HANDY HINTS AND USEFUL INFORMATION FROM PAAL KIT HOMES
- Six ways to improve your home’s thermal efficiency
- How the wind rating for your home is calculated
- Concrete slabs have varying thermal efficiencies
- We'll help you develop your ideal site
- Your Home Project is Precisely Managed
- Landscaping to make an impression
- Collect home ideas that inspire you
- Let there be light
- Why Build with PAAL Kit Homes
- Not All Whites Are White
- The Magic Kitchen Triangle
- Find your perfect exterior colour scheme
- Your personalised home kit – just as you like it
- Paal provides home kits – and much more
- Paal is the best bushfire compliance partner
- Visit your local council first
- Ensure you build on a firm foundation
- Being wise with your house plans
- Commonly asked Home Questions
- Paal will help with your BASIX assessment
- What is Owner Building?
- Six facts you should know about kit homes
- DIY tips for building your kit home
- Learn how to become an owner builder
- Key questions to ask before choosing a kit home
- Some of the advantages of building a kit home
- Benefits of Steel Frame Kit Homes
- 10 Easy Steps to Building Your Own PAAL Kit Home
- Bushfire Flame Zone upgrade now available
- To Fully Appreciate Your New Home, You Must See it for Yourself
- Tips for Success When Building a Kit Home
- Options for Building a Kit Home
- Six Advantages of Steel Frame Kit Homes
- The NSW Owner-Builder Permit
- Four Things to Consider When Comparing Kit Homes
DIY tips for building your kit home
07 September 2015
1. Choose a home design that is appropriate to the size and setting of your block. Generous acreage with an expansive outlook, for example, deserves a decent-sized home. You don’t want to undercapitalise your property.
2. Have a secure area in which to store the first delivery. Galvanised steel frames won’t go rusty, but you want everything safe and clean. Try to store the materials in the reverse order that you’ll need them, so you don’t have to dig for or shift components to get at what you want. Paal’s drivers know the best way to store your materials, so talk to them before they unload the truck.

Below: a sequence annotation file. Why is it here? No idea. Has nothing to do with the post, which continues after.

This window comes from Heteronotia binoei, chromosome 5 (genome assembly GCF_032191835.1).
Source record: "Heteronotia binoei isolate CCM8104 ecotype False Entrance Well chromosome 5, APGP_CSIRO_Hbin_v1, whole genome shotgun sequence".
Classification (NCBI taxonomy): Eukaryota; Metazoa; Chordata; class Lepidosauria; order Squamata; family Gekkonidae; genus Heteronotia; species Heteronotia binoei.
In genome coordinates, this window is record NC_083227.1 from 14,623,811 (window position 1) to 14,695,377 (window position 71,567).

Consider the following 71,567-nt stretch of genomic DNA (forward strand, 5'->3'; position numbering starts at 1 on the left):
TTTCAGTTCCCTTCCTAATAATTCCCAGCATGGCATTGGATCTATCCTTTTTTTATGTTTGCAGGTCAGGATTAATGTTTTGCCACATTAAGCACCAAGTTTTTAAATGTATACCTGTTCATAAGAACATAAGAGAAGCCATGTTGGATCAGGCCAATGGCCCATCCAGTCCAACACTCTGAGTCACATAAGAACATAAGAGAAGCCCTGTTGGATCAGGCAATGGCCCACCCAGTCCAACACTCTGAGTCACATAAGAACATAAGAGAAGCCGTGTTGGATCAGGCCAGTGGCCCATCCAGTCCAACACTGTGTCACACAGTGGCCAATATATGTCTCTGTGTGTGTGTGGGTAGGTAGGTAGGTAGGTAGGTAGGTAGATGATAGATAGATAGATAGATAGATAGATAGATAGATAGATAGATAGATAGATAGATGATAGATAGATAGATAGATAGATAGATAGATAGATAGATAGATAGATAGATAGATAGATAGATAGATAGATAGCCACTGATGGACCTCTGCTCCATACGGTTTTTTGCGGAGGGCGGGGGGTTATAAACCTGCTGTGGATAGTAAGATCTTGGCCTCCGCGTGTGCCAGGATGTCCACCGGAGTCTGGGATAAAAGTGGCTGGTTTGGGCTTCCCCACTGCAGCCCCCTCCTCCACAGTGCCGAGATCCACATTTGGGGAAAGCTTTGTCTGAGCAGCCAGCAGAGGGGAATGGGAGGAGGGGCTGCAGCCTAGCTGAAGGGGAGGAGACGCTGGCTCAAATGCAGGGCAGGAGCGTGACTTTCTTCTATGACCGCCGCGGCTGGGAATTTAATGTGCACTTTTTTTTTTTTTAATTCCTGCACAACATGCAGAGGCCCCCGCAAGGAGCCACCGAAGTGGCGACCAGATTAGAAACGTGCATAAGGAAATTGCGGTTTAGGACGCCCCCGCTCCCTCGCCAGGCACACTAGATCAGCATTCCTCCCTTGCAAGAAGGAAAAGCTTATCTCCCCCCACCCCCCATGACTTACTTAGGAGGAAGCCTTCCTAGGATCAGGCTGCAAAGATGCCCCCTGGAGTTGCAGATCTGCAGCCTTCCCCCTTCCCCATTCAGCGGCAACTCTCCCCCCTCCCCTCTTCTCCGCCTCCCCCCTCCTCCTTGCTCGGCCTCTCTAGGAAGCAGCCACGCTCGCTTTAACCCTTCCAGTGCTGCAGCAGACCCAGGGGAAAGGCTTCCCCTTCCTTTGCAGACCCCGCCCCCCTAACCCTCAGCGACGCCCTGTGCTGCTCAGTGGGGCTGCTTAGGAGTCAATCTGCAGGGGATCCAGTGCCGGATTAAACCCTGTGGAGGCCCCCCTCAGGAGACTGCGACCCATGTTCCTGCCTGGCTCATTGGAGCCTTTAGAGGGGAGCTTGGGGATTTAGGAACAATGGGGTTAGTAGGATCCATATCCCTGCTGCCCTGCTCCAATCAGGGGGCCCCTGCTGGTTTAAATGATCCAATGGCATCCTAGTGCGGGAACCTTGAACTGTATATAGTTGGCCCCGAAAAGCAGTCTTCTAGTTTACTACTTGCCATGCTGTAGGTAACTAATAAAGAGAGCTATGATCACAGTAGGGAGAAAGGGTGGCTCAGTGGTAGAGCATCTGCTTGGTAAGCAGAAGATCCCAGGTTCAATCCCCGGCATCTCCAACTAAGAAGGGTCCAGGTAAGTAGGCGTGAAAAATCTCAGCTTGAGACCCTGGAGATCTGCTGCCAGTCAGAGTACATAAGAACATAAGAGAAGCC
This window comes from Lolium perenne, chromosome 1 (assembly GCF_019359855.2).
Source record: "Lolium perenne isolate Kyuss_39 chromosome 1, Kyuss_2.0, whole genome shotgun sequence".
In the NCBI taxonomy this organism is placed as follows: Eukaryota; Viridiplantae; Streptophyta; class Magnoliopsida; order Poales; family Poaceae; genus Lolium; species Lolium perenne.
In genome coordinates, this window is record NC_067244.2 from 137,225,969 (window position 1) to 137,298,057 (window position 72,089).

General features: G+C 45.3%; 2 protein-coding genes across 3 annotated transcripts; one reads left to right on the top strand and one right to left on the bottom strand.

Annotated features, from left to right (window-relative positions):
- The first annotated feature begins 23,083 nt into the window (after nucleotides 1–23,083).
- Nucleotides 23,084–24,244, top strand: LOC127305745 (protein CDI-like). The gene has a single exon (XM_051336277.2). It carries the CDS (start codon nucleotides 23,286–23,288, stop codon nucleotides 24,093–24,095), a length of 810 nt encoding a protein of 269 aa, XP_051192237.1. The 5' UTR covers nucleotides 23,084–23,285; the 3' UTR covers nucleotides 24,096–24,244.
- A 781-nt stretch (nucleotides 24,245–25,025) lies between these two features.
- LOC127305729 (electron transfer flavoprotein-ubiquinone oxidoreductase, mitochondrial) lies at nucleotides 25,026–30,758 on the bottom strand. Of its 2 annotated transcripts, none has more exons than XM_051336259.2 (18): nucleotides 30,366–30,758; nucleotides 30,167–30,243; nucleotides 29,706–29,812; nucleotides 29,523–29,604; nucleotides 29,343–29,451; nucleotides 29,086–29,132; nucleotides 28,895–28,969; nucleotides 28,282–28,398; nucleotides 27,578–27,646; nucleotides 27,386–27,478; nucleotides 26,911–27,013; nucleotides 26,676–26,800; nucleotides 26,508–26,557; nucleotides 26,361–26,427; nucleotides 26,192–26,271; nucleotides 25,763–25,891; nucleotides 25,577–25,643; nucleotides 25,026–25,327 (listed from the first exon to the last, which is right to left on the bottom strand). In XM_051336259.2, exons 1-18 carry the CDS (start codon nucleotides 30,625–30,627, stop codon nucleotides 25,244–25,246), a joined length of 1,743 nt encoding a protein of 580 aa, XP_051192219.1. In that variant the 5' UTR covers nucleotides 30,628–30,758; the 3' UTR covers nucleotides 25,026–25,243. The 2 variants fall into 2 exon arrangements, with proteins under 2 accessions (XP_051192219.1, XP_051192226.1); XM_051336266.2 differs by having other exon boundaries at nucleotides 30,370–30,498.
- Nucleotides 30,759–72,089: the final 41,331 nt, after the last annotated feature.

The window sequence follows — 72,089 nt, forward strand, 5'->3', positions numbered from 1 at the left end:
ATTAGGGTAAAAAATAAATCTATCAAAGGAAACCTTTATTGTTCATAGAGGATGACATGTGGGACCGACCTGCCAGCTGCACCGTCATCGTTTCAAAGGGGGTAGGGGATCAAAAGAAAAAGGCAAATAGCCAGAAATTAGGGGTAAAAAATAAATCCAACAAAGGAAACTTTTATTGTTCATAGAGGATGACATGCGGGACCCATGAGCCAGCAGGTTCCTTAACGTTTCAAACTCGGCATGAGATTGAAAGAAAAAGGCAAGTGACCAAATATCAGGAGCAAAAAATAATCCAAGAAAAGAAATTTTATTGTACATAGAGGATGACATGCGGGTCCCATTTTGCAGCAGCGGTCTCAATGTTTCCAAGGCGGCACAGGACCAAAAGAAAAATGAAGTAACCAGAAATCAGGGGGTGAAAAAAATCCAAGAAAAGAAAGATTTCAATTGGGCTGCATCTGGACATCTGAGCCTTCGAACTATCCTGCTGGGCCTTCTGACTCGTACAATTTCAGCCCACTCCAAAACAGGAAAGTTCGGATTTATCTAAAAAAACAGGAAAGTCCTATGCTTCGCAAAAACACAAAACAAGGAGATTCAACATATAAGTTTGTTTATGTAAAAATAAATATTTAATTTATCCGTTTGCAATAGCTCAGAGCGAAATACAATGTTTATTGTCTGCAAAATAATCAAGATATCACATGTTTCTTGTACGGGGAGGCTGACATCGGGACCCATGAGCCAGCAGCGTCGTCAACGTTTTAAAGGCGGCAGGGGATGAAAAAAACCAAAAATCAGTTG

Some people build a storage shed, workshop or garage before they start their home. This is a good idea as it’s a great place to store your tools and hardware. The second kit delivery isn’t such a concern, as it can be stored under cover in your locked up home.
3. Read the manual entirely through before you commence building. That will give you an idea of the scope of the project. Then start again at the beginning.
4. Assess what your skills are and what tasks you feel happy undertaking. Some owner builders enjoy learning new skills and have even gone so far as to excavate their own foundations. Others prefer to leave these tasks to specialised tradespeople.
5. Consider hiring trades help for larger tasks such as roofing and plasterboarding, especially if you are building one of Paal’s larger designs. You can partner with the tradesperson, or focus on other parts of the home while the tradie makes short work of these sometimes lengthy jobs.
6. A strong start on the home at the end of winter or early springtime will yield benefits later on when you are working undercover during the hottest months of summer.
7. For Paal’s larger homes, a portable scaffold can be a good idea for erecting the roof trusses, rather than a stepladder that has a limited working range and must be constantly shifted.
8. Don’t hesitate to call our technical staff, available Monday to Friday, if you get stuck during the building process. They’re there to help. A quick phone call can often sort out a problem that will seem straightforward in retrospect.
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